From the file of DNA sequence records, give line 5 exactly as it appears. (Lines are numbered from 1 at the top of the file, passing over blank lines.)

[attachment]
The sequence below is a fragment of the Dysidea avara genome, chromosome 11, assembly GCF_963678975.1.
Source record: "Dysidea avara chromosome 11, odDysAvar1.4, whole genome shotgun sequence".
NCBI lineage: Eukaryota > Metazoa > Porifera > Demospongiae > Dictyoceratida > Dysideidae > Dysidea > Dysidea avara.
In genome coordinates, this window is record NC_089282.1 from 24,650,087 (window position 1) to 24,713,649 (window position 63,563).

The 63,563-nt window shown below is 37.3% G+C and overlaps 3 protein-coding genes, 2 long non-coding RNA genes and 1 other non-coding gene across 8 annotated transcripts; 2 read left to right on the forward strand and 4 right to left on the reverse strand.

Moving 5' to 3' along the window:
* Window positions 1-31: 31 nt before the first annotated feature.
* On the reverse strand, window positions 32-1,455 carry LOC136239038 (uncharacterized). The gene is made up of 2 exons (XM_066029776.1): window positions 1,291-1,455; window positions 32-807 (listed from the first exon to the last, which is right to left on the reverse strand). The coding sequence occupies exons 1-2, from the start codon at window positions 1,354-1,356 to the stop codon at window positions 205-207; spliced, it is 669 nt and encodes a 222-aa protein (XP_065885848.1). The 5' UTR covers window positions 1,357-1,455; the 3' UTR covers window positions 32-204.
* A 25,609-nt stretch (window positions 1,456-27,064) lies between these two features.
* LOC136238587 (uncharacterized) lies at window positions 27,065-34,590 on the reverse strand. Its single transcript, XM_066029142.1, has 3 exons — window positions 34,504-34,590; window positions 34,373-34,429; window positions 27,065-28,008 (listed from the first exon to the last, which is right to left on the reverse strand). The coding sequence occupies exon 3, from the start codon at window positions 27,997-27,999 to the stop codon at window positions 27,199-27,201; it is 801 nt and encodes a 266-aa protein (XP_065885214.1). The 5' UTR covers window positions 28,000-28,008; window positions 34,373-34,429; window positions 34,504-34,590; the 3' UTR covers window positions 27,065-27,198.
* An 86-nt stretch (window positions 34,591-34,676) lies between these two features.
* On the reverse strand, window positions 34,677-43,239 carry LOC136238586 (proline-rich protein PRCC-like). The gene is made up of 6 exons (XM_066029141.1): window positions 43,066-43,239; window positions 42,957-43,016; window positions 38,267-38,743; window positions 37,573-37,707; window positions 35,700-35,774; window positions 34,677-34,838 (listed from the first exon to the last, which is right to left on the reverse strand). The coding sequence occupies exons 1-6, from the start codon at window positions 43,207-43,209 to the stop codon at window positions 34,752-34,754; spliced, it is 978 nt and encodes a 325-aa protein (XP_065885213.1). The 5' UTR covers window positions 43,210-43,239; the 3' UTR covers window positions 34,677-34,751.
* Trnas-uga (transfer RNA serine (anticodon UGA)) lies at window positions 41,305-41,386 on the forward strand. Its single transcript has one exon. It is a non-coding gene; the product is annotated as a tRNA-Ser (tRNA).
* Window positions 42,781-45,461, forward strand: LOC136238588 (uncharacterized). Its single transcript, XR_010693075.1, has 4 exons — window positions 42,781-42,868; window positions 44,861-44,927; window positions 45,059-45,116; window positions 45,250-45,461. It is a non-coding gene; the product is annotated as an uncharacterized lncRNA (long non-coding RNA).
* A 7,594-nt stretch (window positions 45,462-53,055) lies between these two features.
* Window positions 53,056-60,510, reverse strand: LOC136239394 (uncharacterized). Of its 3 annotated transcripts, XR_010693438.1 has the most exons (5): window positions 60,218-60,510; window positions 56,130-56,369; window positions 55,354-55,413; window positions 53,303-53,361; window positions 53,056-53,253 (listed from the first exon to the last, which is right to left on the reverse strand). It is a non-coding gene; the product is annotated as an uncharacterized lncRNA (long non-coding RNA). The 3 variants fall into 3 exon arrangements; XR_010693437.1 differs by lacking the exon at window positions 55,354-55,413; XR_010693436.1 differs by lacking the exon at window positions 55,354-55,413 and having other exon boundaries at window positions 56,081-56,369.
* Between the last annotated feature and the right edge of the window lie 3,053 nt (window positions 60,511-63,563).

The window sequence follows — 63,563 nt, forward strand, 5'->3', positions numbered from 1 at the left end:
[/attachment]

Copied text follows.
The 63,563-nt window shown below is 37.3% G+C and overlaps 3 protein-coding genes, 2 long non-coding RNA genes and 1 other non-coding gene across 8 annotated transcripts; 2 read left to right on the forward strand and 4 right to left on the reverse strand.